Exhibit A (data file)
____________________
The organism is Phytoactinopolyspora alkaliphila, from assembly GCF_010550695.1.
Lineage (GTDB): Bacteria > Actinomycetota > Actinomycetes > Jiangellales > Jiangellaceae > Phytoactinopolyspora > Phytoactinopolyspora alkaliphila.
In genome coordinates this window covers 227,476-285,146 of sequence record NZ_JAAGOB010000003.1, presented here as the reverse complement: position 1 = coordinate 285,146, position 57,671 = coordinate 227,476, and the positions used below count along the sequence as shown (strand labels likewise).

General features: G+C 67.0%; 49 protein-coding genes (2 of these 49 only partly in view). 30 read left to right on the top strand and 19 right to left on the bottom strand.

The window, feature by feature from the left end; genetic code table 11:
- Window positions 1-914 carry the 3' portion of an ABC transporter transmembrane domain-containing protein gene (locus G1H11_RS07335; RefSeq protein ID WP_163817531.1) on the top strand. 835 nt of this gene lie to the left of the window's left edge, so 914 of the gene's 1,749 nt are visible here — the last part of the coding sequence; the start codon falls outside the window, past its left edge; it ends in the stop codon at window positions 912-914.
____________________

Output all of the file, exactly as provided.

The organism is Phytoactinopolyspora alkaliphila, from assembly GCF_010550695.1.
Lineage (GTDB): Bacteria > Actinomycetota > Actinomycetes > Jiangellales > Jiangellaceae > Phytoactinopolyspora > Phytoactinopolyspora alkaliphila.
In genome coordinates this window covers 227,476-285,146 of sequence record NZ_JAAGOB010000003.1, presented here as the reverse complement: position 1 = coordinate 285,146, position 57,671 = coordinate 227,476, and the positions used below count along the sequence as shown (strand labels likewise).

General features: G+C 67.0%; 49 protein-coding genes (2 of these 49 only partly in view). 30 read left to right on the top strand and 19 right to left on the bottom strand.

The window, feature by feature from the left end; genetic code table 11:
- Window positions 1-914 carry the 3' portion of an ABC transporter transmembrane domain-containing protein gene (locus G1H11_RS07335; RefSeq protein ID WP_163817531.1) on the top strand. 835 nt of this gene lie to the left of the window's left edge, so 914 of the gene's 1,749 nt are visible here — the last part of the coding sequence; the start codon falls outside the window, past its left edge; it ends in the stop codon at window positions 912-914.